Voice disorders affect your ability to speak clearly. They’re usually the result of overusing your voice or issues with your voice box or vocal cords. Most people can overcome voice disorders with voice therapy, though some will need medical or surgical treatment.
Voice disorders affect your ability to speak normally. They may change the quality, pitch or loudness of your voice. A voice disorder can prevent you from communicating with others or expressing yourself. This can have a serious impact on your quality of life.
Air moves through your lungs, up into your windpipe (trachea) and through your voice box (larynx). Your vocal cords are on either side of your larynx. They vibrate as air moves through them, which produces the sound of your voice. It’s a little like whistling. When you force air through your lips, they vibrate slightly and make a high-pitched sound.
Voice disorders typically fall into one of the following categories, but they may overlap:
There are many types of voice disorders, but some of the most common include:
Anyone can develop a voice disorder, but certain factors increase your risk:
Between 3% and 9% of the U.S. population have a voice disorder at some time, though less than 1% of these people seek treatment. Teachers are by far the most at-risk population. In one study of nearly a thousand teachers, about 57% had a voice disorder.
Overusing your voice is the most common cause of voice disorders. You can overuse your voice by yelling, singing or simply talking too much.
More complex voice disorders occur when there’s a problem with the structure, muscles or nerves in your voice box or vocal cords.
Symptoms of voice disorders vary widely depending on their cause. Your voice may sound:
Your primary healthcare provider may diagnose a voice disorder, or they may refer you to a speech-language pathologist or laryngologist (a doctor who specializes in disorders of the voice box). They perform a thorough physical exam and evaluate your symptoms and medical history. Your healthcare provider may ask you questions about how your voice challenges are affecting your life at home, work or school.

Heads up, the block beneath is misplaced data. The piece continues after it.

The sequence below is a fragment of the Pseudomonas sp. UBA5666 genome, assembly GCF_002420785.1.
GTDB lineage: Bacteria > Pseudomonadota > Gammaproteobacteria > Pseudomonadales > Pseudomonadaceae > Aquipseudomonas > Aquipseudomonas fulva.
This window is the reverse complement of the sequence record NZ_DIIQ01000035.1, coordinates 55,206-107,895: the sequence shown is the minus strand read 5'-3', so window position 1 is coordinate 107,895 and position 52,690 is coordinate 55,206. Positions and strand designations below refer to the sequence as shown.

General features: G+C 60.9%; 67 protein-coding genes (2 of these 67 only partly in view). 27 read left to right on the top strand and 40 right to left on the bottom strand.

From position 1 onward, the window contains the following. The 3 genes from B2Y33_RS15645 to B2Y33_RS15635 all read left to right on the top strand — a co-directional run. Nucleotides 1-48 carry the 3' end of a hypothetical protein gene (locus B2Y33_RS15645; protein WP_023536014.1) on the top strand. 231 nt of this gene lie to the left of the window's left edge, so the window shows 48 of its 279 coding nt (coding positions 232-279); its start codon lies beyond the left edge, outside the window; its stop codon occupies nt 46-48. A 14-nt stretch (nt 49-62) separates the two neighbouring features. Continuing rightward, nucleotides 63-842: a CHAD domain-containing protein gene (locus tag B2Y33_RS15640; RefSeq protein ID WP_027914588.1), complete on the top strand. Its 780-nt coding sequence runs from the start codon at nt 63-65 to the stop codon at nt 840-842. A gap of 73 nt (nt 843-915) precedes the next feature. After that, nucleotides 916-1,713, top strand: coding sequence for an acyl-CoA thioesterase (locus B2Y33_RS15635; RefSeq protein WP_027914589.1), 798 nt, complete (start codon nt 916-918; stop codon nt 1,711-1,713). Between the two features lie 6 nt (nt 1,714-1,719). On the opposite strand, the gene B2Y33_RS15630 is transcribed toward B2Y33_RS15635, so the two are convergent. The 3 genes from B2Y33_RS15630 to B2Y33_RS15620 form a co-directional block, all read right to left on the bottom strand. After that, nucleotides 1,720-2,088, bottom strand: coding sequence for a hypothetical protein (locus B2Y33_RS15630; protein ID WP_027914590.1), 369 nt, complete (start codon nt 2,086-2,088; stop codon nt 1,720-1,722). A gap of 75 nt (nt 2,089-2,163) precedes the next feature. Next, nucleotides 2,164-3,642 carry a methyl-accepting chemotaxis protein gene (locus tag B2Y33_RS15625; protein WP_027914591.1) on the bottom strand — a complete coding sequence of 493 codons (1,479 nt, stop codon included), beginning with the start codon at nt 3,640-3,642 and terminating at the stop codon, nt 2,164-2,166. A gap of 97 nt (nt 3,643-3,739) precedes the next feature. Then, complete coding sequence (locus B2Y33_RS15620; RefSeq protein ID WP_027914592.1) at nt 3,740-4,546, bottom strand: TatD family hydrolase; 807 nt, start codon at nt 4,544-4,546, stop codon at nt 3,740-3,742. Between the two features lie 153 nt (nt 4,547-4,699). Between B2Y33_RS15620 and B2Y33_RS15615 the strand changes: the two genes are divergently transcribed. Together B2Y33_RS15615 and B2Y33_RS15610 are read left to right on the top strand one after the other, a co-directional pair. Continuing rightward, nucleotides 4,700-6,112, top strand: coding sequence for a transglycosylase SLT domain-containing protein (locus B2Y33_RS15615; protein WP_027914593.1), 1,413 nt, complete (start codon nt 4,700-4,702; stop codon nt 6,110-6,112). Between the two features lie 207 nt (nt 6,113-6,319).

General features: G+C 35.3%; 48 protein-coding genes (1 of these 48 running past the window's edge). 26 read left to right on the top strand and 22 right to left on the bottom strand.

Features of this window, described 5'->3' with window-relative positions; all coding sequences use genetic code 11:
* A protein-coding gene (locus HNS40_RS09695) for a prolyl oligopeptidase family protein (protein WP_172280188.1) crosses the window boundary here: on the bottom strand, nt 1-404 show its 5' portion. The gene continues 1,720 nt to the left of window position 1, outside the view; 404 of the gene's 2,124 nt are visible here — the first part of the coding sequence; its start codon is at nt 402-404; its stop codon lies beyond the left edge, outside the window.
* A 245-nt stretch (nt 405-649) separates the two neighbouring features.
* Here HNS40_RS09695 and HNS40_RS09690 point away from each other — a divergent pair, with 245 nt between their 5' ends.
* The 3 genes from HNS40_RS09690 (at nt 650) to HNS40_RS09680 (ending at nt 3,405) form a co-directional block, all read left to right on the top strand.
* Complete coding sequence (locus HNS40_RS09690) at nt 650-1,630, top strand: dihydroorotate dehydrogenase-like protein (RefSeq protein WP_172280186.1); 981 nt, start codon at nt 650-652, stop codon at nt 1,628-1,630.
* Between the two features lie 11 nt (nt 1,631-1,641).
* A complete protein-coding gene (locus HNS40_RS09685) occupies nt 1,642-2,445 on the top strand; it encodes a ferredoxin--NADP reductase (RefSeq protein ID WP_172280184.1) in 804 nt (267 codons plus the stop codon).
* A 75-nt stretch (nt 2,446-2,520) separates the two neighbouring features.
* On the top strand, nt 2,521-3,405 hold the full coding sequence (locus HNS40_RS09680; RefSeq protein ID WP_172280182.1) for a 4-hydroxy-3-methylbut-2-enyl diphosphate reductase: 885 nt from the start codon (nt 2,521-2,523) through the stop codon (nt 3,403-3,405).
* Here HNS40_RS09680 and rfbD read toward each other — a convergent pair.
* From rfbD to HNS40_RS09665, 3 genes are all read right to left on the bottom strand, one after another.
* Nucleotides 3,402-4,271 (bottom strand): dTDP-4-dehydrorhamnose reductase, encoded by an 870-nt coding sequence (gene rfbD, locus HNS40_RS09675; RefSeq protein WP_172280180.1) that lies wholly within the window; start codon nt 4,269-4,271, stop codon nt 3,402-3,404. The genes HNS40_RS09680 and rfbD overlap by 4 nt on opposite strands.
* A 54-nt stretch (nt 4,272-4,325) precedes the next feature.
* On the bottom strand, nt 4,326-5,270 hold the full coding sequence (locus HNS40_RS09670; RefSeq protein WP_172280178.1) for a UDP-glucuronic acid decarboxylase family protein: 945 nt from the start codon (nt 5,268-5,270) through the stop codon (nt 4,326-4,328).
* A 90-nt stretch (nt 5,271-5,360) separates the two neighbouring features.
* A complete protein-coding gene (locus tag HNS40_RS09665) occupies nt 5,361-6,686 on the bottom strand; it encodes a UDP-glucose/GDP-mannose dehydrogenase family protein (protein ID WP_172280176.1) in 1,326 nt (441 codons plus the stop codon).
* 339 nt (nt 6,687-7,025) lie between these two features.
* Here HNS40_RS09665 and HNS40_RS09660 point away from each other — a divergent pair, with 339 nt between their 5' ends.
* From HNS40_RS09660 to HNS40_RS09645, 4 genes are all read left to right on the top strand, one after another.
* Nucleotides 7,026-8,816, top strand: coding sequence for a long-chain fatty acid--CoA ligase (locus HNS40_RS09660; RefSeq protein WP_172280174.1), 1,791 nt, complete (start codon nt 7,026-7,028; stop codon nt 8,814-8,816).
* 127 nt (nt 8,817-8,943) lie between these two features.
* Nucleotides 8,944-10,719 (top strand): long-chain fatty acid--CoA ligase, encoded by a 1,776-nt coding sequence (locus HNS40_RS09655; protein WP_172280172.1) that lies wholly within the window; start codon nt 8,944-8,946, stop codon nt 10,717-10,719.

Your healthcare provider will look very closely at your face, head, neck and throat while you perform speaking or breathing exercises. Report any physical symptoms you feel during these exercises. Tell them if you have pain, scratchiness or difficulty breathing.
If you do see a speech-language pathologist, this provider will likely perform detailed tests to assess different aspects of your voice, including tone, pitch and volume.
To see how well your voice box and vocal cords are working, your healthcare provider may recommend imaging tests. A laryngoscopy uses a special tool called a laryngoscope (a thin, flexible tube with a video camera attached) to examine the back of your throat. During this test, they may also perform a biopsy. Your healthcare provider takes samples from nodules, polyps or cysts and examines them under a microscope to check for diseases.
Some short-term voice disorders, such as hoarseness, might improve by resting your voice. Avoid shouting, singing or straining your voice for several days. Talk as little as possible.
People with more complex voice disorders may need voice therapy. Speech-language pathologists teach techniques and exercises to regulate your voice so you can communicate more clearly. A few examples include:
Some voice disorders require medical or surgical treatment, such as botulin toxin injections to relax the tight voice box muscles.
Some voice disorders aren’t preventable, but you can reduce your risk by taking care of your voice. Be sure to:
Voice disorders associated with overuse or acute illnesses are usually temporary and don’t cause permanent damage. Most people with more complex voice disorders can overcome voice challenges with the right treatments.
Questions you may want to ask your healthcare provider include:
A note from Cleveland Clinic
Voice disorders affect your ability to speak clearly. They might affect the volume, tone or pitch of your voice. Sometimes, voice problems are due to overuse and resolve once you rest your voice. Other times, voice problems are the result of more complex health conditions. If you notice a change in your voice that lasts longer than a few weeks, contact your healthcare provider.
Last reviewed by a Cleveland Clinic medical professional on 06/17/2022.
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